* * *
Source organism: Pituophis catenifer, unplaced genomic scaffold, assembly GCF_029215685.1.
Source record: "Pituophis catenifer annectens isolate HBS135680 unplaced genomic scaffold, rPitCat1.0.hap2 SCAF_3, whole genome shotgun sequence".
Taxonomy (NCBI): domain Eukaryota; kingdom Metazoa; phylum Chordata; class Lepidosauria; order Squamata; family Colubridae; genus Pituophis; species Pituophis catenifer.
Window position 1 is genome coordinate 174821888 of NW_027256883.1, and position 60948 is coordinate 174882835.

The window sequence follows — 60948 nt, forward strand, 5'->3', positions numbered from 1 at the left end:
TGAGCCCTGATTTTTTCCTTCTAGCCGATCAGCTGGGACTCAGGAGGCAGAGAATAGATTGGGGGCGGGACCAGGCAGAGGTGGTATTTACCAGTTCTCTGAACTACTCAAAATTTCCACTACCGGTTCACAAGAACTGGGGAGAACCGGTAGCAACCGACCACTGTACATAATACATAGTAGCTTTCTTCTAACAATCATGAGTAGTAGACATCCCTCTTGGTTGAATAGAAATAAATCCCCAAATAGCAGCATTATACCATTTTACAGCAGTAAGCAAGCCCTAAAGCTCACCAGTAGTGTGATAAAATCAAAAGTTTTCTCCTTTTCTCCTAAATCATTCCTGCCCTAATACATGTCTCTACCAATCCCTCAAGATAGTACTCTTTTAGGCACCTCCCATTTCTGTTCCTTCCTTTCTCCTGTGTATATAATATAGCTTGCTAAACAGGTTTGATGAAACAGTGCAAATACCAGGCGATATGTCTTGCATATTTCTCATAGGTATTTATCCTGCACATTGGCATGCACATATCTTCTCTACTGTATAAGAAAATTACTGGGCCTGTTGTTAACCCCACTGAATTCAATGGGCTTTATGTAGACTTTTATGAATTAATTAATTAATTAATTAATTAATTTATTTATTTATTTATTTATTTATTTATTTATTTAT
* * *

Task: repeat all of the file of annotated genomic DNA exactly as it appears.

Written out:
Source organism: Pituophis catenifer, unplaced genomic scaffold, assembly GCF_029215685.1.
Source record: "Pituophis catenifer annectens isolate HBS135680 unplaced genomic scaffold, rPitCat1.0.hap2 SCAF_3, whole genome shotgun sequence".
Taxonomy (NCBI): domain Eukaryota; kingdom Metazoa; phylum Chordata; class Lepidosauria; order Squamata; family Colubridae; genus Pituophis; species Pituophis catenifer.
Window position 1 is genome coordinate 174821888 of NW_027256883.1, and position 60948 is coordinate 174882835.

The window sequence follows — 60948 nt, forward strand, 5'->3', positions numbered from 1 at the left end:
TGAGCCCTGATTTTTTCCTTCTAGCCGATCAGCTGGGACTCAGGAGGCAGAGAATAGATTGGGGGCGGGACCAGGCAGAGGTGGTATTTACCAGTTCTCTGAACTACTCAAAATTTCCACTACCGGTTCACAAGAACTGGGGAGAACCGGTAGCAACCGACCACTGTACATAATACATAGTAGCTTTCTTCTAACAATCATGAGTAGTAGACATCCCTCTTGGTTGAATAGAAATAAATCCCCAAATAGCAGCATTATACCATTTTACAGCAGTAAGCAAGCCCTAAAGCTCACCAGTAGTGTGATAAAATCAAAAGTTTTCTCCTTTTCTCCTAAATCATTCCTGCCCTAATACATGTCTCTACCAATCCCTCAAGATAGTACTCTTTTAGGCACCTCCCATTTCTGTTCCTTCCTTTCTCCTGTGTATATAATATAGCTTGCTAAACAGGTTTGATGAAACAGTGCAAATACCAGGCGATATGTCTTGCATATTTCTCATAGGTATTTATCCTGCACATTGGCATGCACATATCTTCTCTACTGTATAAGAAAATTACTGGGCCTGTTGTTAACCCCACTGAATTCAATGGGCTTTATGTAGACTTTTATGAATTAATTAATTAATTAATTAATTAATTTATTTATTTATTTATTTATTTATTTATTTATTTAT